<Bindings>
              <Binding name="Endpoint1" endpointName="Endpoint1" hostHeader="web1.[cloud service name].cloudapp.net"/>
            </Bindings>
          </Site>
          <Site name="Web2" physicalDirectory="[Path to your app on the dev machine]">
            <Bindings>
              <Binding name="Endpoint1" endpointName="Endpoint1" hostHeader="web2.[cloud service name].cloudapp.net" />
            </Bindings>
          </Site>
    
    </Sites>
        <Endpoints>
              <InputEndpoint name="Endpoint1" protocol="http" port="80" />
        </Endpoints>

    Using different ports:

    <Sites>
    
          <Site name="Web1" physicalDirectory="[Path to your app on the dev machine]">
            <Bindings>
              <Binding name="Endpoint1" endpointName="Endpoint1" />
            </Bindings>
          </Site>
          <Site name="Web2" physicalDirectory="[Path to your app on the dev machine]">
            <Bindings>
              <Binding name="Endpoint2" endpointName="Endpoint2"  />
            </Bindings>
          </Site>
    
    </Sites>
        <Endpoints>
              <InputEndpoint name="Endpoint1" protocol="http" port="80" />
              <InputEndpoint name="Endpoint2" protocol="http" port="8080" />
        </Endpoints>

    6. Package your cloud service and upload it to azure.

    Now you can browse your apps as:

    http://web1.[cloud service name].cloudapp.net/

    http://web2.[cloud service name].cloudapp.net/

    or

    http://[cloud service name].cloudapp.net/

    http://[cloud service name].cloudapp.net:8080/

    • Marked as answer by Anonymous Thursday, October 7, 2021 12:00 AM
    Friday, December 4, 2015 7:53 AM
  • User-1134857695 posted

    One million thank you. I'll be working on it right now. Will post back after accomplishing the task.

    Edit: Dec 12th, 2015: Even though I started using Azure with the new portal (I'm only 1 month old working with Azure), I have seen that the old portal works for several things, like for example getting the Web App IP Address and creating the cloud service, which I couldn't do in the new portal...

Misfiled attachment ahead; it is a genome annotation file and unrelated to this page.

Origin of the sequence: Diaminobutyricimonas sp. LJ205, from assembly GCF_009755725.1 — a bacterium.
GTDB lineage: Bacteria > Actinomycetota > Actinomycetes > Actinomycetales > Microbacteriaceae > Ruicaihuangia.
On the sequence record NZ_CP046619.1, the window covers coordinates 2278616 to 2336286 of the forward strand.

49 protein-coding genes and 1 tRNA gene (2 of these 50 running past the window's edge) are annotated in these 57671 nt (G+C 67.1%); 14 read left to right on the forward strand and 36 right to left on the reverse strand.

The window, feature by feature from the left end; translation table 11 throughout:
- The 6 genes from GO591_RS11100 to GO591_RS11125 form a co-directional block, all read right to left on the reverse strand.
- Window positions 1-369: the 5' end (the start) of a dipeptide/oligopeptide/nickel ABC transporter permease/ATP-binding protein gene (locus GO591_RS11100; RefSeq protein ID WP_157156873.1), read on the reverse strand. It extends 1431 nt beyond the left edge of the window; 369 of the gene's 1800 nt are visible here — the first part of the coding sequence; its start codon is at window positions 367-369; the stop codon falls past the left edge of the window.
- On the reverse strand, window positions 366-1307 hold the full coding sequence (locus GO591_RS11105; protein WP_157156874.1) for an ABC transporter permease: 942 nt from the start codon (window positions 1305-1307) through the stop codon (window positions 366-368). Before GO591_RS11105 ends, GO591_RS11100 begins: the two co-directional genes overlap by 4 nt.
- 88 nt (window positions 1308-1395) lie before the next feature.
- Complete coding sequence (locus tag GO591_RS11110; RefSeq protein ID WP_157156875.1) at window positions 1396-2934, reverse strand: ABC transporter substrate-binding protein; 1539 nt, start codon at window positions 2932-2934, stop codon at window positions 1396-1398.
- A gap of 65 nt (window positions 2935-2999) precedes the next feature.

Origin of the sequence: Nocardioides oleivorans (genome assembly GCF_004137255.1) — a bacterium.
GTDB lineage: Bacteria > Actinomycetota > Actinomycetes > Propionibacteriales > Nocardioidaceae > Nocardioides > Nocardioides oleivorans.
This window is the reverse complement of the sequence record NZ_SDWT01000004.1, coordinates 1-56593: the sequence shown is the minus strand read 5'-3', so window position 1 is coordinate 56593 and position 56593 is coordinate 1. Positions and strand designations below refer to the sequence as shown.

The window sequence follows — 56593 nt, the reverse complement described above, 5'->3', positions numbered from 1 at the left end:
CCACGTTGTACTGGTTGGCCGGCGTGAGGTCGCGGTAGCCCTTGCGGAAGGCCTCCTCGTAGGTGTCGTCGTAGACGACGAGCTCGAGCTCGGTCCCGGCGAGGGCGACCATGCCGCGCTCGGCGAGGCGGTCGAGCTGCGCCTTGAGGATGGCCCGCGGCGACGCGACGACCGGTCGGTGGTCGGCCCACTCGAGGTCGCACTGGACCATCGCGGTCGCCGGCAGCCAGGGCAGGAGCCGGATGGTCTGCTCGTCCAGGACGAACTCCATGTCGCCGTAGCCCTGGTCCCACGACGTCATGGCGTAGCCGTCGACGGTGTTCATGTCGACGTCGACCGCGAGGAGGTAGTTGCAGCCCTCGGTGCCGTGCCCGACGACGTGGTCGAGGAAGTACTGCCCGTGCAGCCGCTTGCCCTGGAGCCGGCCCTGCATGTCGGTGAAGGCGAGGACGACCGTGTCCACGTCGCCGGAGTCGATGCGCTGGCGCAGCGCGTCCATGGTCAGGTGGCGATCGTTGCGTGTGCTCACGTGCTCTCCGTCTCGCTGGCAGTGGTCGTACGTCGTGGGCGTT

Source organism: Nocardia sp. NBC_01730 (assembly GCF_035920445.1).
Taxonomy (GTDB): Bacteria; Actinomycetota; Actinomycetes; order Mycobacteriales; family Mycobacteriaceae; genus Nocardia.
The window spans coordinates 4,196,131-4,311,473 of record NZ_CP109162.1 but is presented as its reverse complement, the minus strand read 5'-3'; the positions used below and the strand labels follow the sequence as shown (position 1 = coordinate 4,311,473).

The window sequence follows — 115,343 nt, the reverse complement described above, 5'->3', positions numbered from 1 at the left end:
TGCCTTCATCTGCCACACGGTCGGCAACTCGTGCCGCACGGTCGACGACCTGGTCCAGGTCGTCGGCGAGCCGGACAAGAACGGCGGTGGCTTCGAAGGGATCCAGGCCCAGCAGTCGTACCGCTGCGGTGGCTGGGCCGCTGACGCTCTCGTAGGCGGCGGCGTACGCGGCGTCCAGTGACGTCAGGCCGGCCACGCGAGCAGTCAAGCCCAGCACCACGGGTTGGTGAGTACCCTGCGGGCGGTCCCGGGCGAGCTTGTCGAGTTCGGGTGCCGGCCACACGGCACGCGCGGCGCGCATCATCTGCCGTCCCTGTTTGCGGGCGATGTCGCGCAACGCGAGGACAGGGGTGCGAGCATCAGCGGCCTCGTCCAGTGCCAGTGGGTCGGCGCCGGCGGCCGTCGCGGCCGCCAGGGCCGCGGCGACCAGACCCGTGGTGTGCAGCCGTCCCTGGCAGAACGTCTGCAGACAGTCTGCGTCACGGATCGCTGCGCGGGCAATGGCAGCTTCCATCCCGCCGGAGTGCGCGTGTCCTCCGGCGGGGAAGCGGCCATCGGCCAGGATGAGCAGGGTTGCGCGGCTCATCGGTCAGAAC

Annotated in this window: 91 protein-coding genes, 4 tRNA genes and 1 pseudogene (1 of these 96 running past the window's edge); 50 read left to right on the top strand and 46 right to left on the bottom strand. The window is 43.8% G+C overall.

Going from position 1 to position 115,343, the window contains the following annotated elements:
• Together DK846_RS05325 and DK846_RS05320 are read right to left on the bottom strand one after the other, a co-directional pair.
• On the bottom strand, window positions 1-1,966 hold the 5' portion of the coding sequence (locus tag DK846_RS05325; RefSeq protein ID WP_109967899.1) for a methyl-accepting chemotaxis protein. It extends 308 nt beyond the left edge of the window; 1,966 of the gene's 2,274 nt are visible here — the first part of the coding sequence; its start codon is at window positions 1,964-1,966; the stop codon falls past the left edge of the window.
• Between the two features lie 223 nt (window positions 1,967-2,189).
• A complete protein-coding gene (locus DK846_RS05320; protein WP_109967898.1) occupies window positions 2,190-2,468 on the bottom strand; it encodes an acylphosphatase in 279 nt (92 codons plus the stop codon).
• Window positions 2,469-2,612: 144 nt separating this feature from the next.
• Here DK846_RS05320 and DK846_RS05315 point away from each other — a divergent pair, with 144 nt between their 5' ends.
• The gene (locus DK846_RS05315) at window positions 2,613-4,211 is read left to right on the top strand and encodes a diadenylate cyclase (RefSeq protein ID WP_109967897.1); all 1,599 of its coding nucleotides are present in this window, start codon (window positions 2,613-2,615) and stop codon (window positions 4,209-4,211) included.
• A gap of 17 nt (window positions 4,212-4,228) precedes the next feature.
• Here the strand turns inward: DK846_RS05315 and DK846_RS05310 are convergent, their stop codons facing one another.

Saturday, December 5, 2015 2:09 PM
  • User-1134857695 posted

    stmarti: 

    Thanks a lot... REALLY! You've helped me through all of this. I ended up using two separate Web Apps. There were two main reasons I did not perceive at a previous time. The first one was Cloud Services do not allow me to upload the changing files to the server. The only workaround that we have is temporary. I have an unstable Internet connection which I wouldn't rely on if I need to do some quick fix. 

    I do really like Cloud Apps because they are cheaper to use and I can have a staging process for quickly testing my settings.  Unfortunately the package-only upload is a deal breaker for me :/ 

    The second thing that I didn't take into consideration was the MVC framework itself. This MVC app, although nothing special, will try to expand to many platforms as possible, and MVC 6 is the road to go. 

    On a single Web App solution, I can't have running 2 different MVC frameworks at the same time (I'm planning on upgrading on MVC 6 as soon as it hits Release To Web - RTW)

    If you think that what I"m doing could be improved, and I could benefit even more from Cloud Services I will reconsider them and can do the migration work. 

    Tuesday, December 8, 2015 1:41 AM
  • User-1134857695 posted

    Ok. I've been thinking a little bit. Cloud Services does offer a much better option. SSL is included in the basic price and it will be much cheaper to run it. What I'll do is to try how it will go with Web Apps a month, and see how well it goes through. 

    Tuesday, December 8, 2015 2:17 AM
  • User1070236303 posted

    Web app (called previously web sites) are good for small sites.

    You can scale up web app for dedicated instances, but that will be equivalent to a cloud service. For web app you need to pay a ridiculous high price for ssl support.

    (I really don't know what is the diff between the dedicated instance web app and the cloud service)

    In cloud service you can configure ssl free (as you find out). Also you have full control: you can install asp.net 4.6 (not included in any current VM!), change IIS settings etc.

    The followings are very personal opinion about vnext (but I'm not alone)

    It is very-very far from a final product. The biggest problems with vnext (for me):

    - big productivity loss (built in visual studio tooling is gone, you need to use command prompt, npm, gulp, grunt whatever. It is a complete mess. Example: You can bundle/minify/version css, javascript with two lines of c#code in asp.net, the same in vnext is a disaster.)

    - net.core is a joke

    - a complete rewrite needed for real apps(!)

    - no documentation, no migration guide, nothing. But you will find tons of blog post about hello word tutorials...

    So I will wait at least one year, and lets see what happens :)

    Wednesday, December 9, 2015 10:54 AM